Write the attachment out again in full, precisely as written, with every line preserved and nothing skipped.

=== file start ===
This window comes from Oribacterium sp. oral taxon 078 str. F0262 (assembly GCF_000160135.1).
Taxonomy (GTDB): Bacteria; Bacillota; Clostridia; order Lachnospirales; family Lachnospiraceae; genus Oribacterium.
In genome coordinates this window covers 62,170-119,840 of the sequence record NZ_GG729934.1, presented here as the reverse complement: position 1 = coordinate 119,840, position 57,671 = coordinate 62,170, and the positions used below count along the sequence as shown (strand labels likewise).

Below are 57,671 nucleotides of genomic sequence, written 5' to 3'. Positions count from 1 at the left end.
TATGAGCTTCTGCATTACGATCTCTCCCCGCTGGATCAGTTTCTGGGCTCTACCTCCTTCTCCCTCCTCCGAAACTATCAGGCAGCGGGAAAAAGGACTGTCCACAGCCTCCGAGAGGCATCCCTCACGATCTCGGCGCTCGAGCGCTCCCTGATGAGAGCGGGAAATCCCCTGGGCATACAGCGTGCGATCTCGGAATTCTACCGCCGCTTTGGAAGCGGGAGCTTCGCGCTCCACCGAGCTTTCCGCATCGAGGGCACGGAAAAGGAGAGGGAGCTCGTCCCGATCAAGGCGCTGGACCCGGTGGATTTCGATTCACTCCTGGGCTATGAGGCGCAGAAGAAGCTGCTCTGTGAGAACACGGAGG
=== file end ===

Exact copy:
This window comes from Oribacterium sp. oral taxon 078 str. F0262 (assembly GCF_000160135.1).
Taxonomy (GTDB): Bacteria; Bacillota; Clostridia; order Lachnospirales; family Lachnospiraceae; genus Oribacterium.
In genome coordinates this window covers 62,170-119,840 of the sequence record NZ_GG729934.1, presented here as the reverse complement: position 1 = coordinate 119,840, position 57,671 = coordinate 62,170, and the positions used below count along the sequence as shown (strand labels likewise).

Below are 57,671 nucleotides of genomic sequence, written 5' to 3'. Positions count from 1 at the left end.
TATGAGCTTCTGCATTACGATCTCTCCCCGCTGGATCAGTTTCTGGGCTCTACCTCCTTCTCCCTCCTCCGAAACTATCAGGCAGCGGGAAAAAGGACTGTCCACAGCCTCCGAGAGGCATCCCTCACGATCTCGGCGCTCGAGCGCTCCCTGATGAGAGCGGGAAATCCCCTGGGCATACAGCGTGCGATCTCGGAATTCTACCGCCGCTTTGGAAGCGGGAGCTTCGCGCTCCACCGAGCTTTCCGCATCGAGGGCACGGAAAAGGAGAGGGAGCTCGTCCCGATCAAGGCGCTGGACCCGGTGGATTTCGATTCACTCCTGGGCTATGAGGCGCAGAAGAAGCTGCTCTGTGAGAACACGGAGG